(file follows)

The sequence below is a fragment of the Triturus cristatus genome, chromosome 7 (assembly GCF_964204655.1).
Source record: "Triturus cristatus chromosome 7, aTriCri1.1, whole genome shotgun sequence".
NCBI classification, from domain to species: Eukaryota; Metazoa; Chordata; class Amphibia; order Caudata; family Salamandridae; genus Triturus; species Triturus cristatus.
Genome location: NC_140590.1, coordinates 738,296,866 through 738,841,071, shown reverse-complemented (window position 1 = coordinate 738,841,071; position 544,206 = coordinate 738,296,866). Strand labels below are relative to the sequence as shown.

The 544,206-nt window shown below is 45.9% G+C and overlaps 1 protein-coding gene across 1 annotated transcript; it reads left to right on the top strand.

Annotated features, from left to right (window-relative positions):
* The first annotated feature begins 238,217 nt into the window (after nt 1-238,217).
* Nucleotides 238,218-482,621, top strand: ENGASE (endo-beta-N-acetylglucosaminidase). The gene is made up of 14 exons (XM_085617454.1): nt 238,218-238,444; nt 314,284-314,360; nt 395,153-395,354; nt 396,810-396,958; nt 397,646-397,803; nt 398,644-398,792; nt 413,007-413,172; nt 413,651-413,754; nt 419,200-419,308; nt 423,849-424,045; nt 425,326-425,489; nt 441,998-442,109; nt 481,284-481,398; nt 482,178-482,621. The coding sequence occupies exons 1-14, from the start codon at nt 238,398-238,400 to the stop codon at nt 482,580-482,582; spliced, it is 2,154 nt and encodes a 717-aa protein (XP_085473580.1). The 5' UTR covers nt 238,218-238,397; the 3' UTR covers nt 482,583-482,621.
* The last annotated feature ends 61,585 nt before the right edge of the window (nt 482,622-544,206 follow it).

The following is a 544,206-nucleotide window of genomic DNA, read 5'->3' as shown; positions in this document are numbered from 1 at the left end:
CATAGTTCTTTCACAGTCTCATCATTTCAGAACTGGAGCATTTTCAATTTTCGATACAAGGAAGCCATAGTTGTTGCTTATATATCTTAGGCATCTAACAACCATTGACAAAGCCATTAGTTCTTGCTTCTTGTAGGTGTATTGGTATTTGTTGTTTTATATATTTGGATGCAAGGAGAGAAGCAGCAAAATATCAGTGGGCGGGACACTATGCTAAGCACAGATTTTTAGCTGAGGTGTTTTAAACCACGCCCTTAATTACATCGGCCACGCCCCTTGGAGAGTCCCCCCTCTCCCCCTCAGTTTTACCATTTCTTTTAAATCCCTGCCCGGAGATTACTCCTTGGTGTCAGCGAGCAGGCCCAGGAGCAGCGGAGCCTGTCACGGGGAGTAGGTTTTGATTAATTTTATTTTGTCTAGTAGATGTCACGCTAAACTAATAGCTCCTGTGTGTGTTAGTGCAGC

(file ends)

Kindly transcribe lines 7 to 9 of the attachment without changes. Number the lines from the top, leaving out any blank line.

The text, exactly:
* The first annotated feature begins 238,217 nt into the window (after nt 1-238,217).
* Nucleotides 238,218-482,621, top strand: ENGASE (endo-beta-N-acetylglucosaminidase). The gene is made up of 14 exons (XM_085617454.1): nt 238,218-238,444; nt 314,284-314,360; nt 395,153-395,354; nt 396,810-396,958; nt 397,646-397,803; nt 398,644-398,792; nt 413,007-413,172; nt 413,651-413,754; nt 419,200-419,308; nt 423,849-424,045; nt 425,326-425,489; nt 441,998-442,109; nt 481,284-481,398; nt 482,178-482,621. The coding sequence occupies exons 1-14, from the start codon at nt 238,398-238,400 to the stop codon at nt 482,580-482,582; spliced, it is 2,154 nt and encodes a 717-aa protein (XP_085473580.1). The 5' UTR covers nt 238,218-238,397; the 3' UTR covers nt 482,583-482,621.
* The last annotated feature ends 61,585 nt before the right edge of the window (nt 482,622-544,206 follow it).